This place of worship, formerly Houston Methodist Church, as of February, 2010, Jesus Name Community Church of Faith, Hope & Love, was listed on the National Register of Historic Places in 1994.
Akansas, that is
(Author note: This is an edited and updated version of our February 28, 2010 post. All photos were shot that week).
From the looks of things, when Houston Methodist Church of Houston, Arkansas, was listed on the National Register of Historic Places it was not a minute too soon. The national register listing says the “period of historic significance” was 1900-1924 and the architectural style is listed as “Colonial Revival.” A plaque (the dark square right of the door) says Houston Methodist Church was established in 1890, but does not reveal a construction date for this building.
St. Boniface Catholic Church
The building date for St. Boniface Catholic Church, just a few miles to the east is not a mystery. This story started with St. Boniface on the Photo of the Week page at Corndancer dot com. Click here to go there and see pictures of St. Boniface and get in on the start of the story.
While we have better information on St. Boniface than we do on Houston Methodist, what we do know is that both congregations had their beginnings within just a few years of each other. Undoubtedly, members and parishioners knew each other, did business with each other, and their sons and daughters probably had eyes for each other. The latter with callous disregard of parental leanings.
This peaceful coexistence was then and is now an on-the-ground manifestation of the religious freedom which is at the core of our American culture. I believe I can say this with reasonable authority since I find no historical records of the Methodists and Catholics of Perry County attempting to obliterate each other. Would that we could say the same thing for other cultures not so inclined that are now impacting ours.
The church bell seems suspended in time. Corrosion and a few too many coats of paint are the probable culprits for this tonal paralysis. But I suppose, it’s the thought that counts.
There’s not much else to say about this fine old structure except “good luck.” It is a fine example of community churches of the late 19th and early 20th centuries in these parts — which has obviously seen better times. The condition of the building, however, does not diminish the spiritual importance of its message to believers who frequent its halls. Pray for paint and labor.
Down the road and into the sun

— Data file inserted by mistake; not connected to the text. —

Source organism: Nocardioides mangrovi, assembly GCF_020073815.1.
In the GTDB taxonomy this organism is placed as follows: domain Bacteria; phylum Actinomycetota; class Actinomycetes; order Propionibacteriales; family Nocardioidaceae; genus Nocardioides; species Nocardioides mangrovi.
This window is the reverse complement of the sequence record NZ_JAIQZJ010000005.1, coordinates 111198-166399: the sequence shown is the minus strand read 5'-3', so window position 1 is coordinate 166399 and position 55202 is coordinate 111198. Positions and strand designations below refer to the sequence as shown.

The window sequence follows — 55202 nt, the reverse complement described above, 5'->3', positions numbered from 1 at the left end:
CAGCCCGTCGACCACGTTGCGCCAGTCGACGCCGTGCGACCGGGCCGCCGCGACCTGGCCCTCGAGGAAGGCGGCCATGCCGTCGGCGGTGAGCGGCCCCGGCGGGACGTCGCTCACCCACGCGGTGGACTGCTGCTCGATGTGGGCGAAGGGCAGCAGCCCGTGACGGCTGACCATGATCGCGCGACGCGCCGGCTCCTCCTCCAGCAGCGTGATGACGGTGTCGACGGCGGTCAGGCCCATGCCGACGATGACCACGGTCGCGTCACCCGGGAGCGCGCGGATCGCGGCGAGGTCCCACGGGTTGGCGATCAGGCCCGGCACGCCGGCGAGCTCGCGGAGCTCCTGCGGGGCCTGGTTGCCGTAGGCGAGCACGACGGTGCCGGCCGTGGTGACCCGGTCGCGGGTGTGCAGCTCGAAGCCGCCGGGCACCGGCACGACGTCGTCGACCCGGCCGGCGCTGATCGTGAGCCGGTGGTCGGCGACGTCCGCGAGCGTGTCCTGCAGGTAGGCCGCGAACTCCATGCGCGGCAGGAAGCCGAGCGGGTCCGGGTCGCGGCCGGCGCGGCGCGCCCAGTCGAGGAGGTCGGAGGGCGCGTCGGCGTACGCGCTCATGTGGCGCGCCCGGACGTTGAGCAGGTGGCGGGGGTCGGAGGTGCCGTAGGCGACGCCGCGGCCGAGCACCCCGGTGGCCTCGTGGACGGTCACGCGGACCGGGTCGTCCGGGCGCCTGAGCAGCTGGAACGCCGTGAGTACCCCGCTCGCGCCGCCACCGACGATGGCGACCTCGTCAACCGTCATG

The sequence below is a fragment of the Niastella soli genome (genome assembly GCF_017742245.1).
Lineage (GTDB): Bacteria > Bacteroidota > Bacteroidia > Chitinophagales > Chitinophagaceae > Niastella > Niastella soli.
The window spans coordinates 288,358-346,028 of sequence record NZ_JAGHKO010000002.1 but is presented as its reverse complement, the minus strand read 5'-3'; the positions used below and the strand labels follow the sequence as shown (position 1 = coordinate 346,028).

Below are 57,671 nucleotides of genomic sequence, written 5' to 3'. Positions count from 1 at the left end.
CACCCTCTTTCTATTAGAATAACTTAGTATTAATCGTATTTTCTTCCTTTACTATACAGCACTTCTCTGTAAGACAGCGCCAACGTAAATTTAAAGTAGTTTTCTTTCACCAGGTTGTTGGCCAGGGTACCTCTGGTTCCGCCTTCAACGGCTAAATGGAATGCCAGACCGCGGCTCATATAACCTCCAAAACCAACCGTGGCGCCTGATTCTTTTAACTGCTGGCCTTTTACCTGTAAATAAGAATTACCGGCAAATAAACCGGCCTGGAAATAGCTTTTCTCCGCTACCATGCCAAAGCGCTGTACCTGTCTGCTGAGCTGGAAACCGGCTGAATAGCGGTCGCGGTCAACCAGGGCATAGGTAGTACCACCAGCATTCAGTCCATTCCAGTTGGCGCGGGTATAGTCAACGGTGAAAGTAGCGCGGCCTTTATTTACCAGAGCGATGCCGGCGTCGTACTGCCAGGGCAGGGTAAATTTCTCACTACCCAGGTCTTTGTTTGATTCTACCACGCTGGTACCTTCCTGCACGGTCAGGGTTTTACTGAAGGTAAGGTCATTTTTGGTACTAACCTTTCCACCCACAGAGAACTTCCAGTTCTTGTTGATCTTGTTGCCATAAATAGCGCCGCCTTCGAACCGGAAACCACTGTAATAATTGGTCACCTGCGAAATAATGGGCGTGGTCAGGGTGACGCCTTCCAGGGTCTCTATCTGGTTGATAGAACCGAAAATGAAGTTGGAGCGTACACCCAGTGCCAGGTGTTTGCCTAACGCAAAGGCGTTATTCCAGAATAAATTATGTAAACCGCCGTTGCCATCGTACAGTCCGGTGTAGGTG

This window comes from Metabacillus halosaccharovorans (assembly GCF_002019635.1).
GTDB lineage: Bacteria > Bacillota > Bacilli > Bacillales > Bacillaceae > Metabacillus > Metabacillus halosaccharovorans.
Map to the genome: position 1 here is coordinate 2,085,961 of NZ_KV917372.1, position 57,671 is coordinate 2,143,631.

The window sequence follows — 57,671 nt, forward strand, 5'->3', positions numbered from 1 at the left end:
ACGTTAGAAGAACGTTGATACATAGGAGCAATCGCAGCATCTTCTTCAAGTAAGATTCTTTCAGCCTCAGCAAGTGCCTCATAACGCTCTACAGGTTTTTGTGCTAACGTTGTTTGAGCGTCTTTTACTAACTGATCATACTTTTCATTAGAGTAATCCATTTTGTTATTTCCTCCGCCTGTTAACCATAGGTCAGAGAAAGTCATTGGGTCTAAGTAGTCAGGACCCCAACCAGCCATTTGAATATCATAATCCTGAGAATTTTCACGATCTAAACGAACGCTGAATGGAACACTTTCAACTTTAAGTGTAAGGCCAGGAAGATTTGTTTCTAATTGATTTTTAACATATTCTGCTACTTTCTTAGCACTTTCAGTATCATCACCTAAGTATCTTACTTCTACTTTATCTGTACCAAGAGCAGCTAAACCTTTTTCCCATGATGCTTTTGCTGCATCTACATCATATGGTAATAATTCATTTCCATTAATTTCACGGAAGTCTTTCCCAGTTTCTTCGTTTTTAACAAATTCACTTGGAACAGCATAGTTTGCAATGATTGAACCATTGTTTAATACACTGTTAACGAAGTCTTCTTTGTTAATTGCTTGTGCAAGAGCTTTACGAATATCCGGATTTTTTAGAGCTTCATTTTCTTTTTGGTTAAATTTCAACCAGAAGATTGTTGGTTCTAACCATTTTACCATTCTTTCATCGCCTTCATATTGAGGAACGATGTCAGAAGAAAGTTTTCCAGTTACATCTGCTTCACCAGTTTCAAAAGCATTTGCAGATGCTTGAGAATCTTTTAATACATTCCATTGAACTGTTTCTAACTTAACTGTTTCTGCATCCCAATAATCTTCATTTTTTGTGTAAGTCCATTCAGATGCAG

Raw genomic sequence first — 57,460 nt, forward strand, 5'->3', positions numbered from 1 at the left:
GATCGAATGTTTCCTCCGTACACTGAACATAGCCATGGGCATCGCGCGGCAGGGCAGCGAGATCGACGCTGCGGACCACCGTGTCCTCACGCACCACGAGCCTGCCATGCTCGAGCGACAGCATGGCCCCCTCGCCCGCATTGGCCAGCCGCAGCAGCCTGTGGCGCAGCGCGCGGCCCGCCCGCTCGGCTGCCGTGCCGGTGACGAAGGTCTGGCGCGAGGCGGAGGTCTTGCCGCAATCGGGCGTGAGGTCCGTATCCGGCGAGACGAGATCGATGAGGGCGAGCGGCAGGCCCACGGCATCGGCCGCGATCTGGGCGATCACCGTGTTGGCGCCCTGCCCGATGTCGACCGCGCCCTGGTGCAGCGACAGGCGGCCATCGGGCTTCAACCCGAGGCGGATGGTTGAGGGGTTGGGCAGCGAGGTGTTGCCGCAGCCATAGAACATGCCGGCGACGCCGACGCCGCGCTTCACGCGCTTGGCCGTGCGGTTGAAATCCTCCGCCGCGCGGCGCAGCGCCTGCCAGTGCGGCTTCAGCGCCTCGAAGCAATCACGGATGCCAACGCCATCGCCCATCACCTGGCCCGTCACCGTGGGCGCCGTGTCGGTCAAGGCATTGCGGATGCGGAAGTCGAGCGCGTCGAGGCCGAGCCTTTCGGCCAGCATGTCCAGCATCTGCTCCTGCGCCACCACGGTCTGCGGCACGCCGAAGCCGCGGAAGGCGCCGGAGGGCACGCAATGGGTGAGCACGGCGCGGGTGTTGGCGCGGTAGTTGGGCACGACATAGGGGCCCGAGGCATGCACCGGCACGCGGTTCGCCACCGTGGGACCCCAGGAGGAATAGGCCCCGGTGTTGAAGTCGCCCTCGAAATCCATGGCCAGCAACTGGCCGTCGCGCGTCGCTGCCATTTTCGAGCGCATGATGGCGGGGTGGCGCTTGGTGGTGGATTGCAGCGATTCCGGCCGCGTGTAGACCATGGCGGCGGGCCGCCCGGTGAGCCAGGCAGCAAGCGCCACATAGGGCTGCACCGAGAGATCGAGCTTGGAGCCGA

You can see golden evidence of a setting sun in the last picture of the old church. This condition prompted me to observe to my friend Joh Phillipi who joined the fray on this trip, ” … we’re burnin’ daylight,” the favorite quote of “The Duke,” hisself, John Wayne in The Cowboys. That being said, we lit a shuck and headed toward Bigelow. Shortly after our arrival, we noticed the crooked house below. We had to stop and shoot.
Should it be: ” … there was a crooked house … ,” or “The leaning store of Bigelow?”
The Bigelow visit was indeed a fortuitous stop. We got a great shot of an old building with the visual panache available only with low- in-the-horizon, late-winter-setting-sun-illumination. Stopping for this target of opportunity caused a delay which enhanced the next shot, albeit unbeknown to us at the time.
A few frames later, here’s a glance at the swayback roof line.
Heading south to Arkansas Highway 10, our route would take us past Lake Maumelle, a large impoundment which is the potable water supply for Little Rock. That is not its only claim to fame. Lake Maumelle is also home to the Grande Maumelle Sailing Club, an organization, the members of which for the most part are rabidly dedicated to the sport of racing sailboats. In a former life, I helmed many a race on the face of that lake.
The moon is rising in the east as the sun sets in the west at Lake Maumelle, Arkansas. Shot from the centerboard launch ramp on the Grande Maumelle Sailing Club premises, a racing organization. I launched my former Thistle a bunch of times from this dock.
Knowing the layout, as I noticed the moon rising in the east, I knew where the would lunar lake look would be just too cool. That place is the centerboard launch ramp on the sailing club premises. We made a beeline to the lake and arrived in the nick of time.
A great ending to a great day.
See more pictures from this trip plus larger versions of the ones we have posted on Corndancer Photo of the Week and Weekly Grist. It’s our Weekly Grist Gallery. Low-carb, low fat, low-sodium, but slightly addictive. Some things we just can’t help.
Thanks for dropping by,
Weekly Grist for the Eyes and Mind
Filed under: Behind the Scenes, but wait, there's more | Tagged: Arkansas Highway 10, Arkansas State Highway 10, Bigelow Arkansas, Catholic Church, Grande Maumelle Sailing Club, Houston Arkansas, Houston Methodist Church Houston Arkansas, Joe Dempsey, John Wayne, Lake Maumelle, Lake Maumelle Arkansas, Leaning building Bigelow Arkansas, Leaning store Bigelow Arkansas, Methodism, National Register of Historic Places, Perry County Arkansas, Religion and Spirituality, St Boniface Church New Dixie Arkansas, United Methodist Church, Weekly Grist | 9 Comments »